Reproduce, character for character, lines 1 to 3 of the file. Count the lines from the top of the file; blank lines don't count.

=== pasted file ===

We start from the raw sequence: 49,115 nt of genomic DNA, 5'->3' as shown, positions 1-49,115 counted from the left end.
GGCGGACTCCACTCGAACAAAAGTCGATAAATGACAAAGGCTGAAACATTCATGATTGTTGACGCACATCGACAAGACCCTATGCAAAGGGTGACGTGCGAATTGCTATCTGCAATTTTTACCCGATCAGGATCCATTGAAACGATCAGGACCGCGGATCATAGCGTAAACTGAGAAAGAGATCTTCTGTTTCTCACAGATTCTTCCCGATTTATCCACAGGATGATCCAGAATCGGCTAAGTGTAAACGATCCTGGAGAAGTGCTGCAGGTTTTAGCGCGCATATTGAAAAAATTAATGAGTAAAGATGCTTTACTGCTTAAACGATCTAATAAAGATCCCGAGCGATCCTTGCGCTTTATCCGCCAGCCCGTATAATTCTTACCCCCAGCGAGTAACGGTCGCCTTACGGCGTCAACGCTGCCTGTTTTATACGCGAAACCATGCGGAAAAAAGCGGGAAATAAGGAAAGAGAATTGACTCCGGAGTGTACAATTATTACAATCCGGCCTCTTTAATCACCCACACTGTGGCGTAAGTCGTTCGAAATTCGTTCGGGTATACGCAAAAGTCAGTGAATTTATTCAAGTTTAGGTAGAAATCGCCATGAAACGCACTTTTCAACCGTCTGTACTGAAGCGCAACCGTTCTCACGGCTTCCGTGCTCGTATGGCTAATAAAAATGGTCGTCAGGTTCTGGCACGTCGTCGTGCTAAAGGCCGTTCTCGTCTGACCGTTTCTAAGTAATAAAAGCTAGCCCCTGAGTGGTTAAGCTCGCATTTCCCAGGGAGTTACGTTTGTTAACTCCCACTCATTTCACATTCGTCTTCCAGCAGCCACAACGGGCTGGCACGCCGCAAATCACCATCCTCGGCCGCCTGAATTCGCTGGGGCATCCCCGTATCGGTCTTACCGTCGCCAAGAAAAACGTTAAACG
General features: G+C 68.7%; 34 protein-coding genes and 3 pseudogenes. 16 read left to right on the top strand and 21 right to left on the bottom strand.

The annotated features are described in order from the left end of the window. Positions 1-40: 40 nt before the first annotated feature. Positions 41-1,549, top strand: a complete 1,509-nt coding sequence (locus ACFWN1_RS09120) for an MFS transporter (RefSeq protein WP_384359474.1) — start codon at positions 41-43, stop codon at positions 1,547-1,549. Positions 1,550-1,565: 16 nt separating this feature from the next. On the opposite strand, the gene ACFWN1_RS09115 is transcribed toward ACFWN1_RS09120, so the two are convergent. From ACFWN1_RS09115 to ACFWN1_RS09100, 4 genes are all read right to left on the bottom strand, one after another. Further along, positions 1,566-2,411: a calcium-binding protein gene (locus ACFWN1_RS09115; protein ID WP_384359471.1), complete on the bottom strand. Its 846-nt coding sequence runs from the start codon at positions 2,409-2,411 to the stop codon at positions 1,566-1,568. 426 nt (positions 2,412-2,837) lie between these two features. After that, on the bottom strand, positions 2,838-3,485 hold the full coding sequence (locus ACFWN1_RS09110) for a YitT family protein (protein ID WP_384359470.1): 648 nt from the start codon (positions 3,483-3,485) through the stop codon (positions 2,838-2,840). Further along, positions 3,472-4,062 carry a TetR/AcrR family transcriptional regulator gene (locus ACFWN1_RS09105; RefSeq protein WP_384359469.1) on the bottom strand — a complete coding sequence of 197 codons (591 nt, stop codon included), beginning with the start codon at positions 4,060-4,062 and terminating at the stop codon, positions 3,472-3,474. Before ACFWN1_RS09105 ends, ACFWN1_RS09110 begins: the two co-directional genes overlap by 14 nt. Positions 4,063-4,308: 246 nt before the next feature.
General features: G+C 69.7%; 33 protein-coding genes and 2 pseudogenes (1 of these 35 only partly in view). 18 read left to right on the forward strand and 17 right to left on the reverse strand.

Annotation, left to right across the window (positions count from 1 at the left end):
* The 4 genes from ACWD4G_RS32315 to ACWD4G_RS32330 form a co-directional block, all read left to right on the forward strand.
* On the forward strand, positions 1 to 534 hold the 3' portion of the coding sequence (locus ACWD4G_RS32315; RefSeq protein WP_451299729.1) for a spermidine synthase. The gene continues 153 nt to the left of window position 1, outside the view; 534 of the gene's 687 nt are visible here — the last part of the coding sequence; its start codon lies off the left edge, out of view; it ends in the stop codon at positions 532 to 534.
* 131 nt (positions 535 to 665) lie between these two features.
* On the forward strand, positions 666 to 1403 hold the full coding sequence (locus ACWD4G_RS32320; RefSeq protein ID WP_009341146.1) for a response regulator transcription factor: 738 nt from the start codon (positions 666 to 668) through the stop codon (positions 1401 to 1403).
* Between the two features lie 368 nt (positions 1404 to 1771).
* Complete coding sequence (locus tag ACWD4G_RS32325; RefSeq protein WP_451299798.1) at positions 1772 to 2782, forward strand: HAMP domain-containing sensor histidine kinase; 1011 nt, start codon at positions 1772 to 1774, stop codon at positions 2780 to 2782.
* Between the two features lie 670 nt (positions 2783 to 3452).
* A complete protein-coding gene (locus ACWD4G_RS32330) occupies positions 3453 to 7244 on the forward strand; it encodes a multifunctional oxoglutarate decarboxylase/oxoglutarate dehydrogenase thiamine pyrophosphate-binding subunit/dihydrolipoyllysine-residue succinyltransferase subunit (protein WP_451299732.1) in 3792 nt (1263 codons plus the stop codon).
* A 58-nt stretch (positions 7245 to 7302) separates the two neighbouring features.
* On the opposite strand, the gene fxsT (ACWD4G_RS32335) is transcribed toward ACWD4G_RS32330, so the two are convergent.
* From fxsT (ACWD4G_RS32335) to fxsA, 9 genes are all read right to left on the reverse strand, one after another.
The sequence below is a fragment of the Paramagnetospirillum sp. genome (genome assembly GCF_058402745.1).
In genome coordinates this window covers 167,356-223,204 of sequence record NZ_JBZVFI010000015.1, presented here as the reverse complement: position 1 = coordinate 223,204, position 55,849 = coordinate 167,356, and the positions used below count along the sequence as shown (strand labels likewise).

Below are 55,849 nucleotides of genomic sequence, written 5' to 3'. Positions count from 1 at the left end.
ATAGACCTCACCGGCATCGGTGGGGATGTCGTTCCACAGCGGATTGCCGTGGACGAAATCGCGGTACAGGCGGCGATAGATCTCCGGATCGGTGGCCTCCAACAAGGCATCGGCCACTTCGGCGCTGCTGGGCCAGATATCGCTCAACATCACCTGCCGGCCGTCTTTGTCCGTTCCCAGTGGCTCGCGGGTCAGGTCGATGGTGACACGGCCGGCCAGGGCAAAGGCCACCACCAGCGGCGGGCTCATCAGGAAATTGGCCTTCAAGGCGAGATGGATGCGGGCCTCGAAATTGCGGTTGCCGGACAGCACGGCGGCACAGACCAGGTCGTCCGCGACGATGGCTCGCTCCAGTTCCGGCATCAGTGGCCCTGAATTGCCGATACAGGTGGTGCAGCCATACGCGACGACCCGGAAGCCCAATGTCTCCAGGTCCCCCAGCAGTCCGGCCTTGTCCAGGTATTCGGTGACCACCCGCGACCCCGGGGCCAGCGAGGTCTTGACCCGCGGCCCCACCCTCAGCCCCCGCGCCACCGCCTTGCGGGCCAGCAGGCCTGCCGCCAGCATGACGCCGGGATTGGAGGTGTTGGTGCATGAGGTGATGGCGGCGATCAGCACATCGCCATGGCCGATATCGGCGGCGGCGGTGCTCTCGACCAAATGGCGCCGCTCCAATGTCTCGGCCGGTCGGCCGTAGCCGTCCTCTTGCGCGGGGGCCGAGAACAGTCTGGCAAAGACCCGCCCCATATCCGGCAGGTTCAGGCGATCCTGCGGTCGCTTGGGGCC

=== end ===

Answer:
We start from the raw sequence: 49,115 nt of genomic DNA, 5'->3' as shown, positions 1-49,115 counted from the left end.
GGCGGACTCCACTCGAACAAAAGTCGATAAATGACAAAGGCTGAAACATTCATGATTGTTGACGCACATCGACAAGACCCTATGCAAAGGGTGACGTGCGAATTGCTATCTGCAATTTTTACCCGATCAGGATCCATTGAAACGATCAGGACCGCGGATCATAGCGTAAACTGAGAAAGAGATCTTCTGTTTCTCACAGATTCTTCCCGATTTATCCACAGGATGATCCAGAATCGGCTAAGTGTAAACGATCCTGGAGAAGTGCTGCAGGTTTTAGCGCGCATATTGAAAAAATTAATGAGTAAAGATGCTTTACTGCTTAAACGATCTAATAAAGATCCCGAGCGATCCTTGCGCTTTATCCGCCAGCCCGTATAATTCTTACCCCCAGCGAGTAACGGTCGCCTTACGGCGTCAACGCTGCCTGTTTTATACGCGAAACCATGCGGAAAAAAGCGGGAAATAAGGAAAGAGAATTGACTCCGGAGTGTACAATTATTACAATCCGGCCTCTTTAATCACCCACACTGTGGCGTAAGTCGTTCGAAATTCGTTCGGGTATACGCAAAAGTCAGTGAATTTATTCAAGTTTAGGTAGAAATCGCCATGAAACGCACTTTTCAACCGTCTGTACTGAAGCGCAACCGTTCTCACGGCTTCCGTGCTCGTATGGCTAATAAAAATGGTCGTCAGGTTCTGGCACGTCGTCGTGCTAAAGGCCGTTCTCGTCTGACCGTTTCTAAGTAATAAAAGCTAGCCCCTGAGTGGTTAAGCTCGCATTTCCCAGGGAGTTACGTTTGTTAACTCCCACTCATTTCACATTCGTCTTCCAGCAGCCACAACGGGCTGGCACGCCGCAAATCACCATCCTCGGCCGCCTGAATTCGCTGGGGCATCCCCGTATCGGTCTTACCGTCGCCAAGAAAAACGTTAAACG
General features: G+C 68.7%; 34 protein-coding genes and 3 pseudogenes. 16 read left to right on the top strand and 21 right to left on the bottom strand.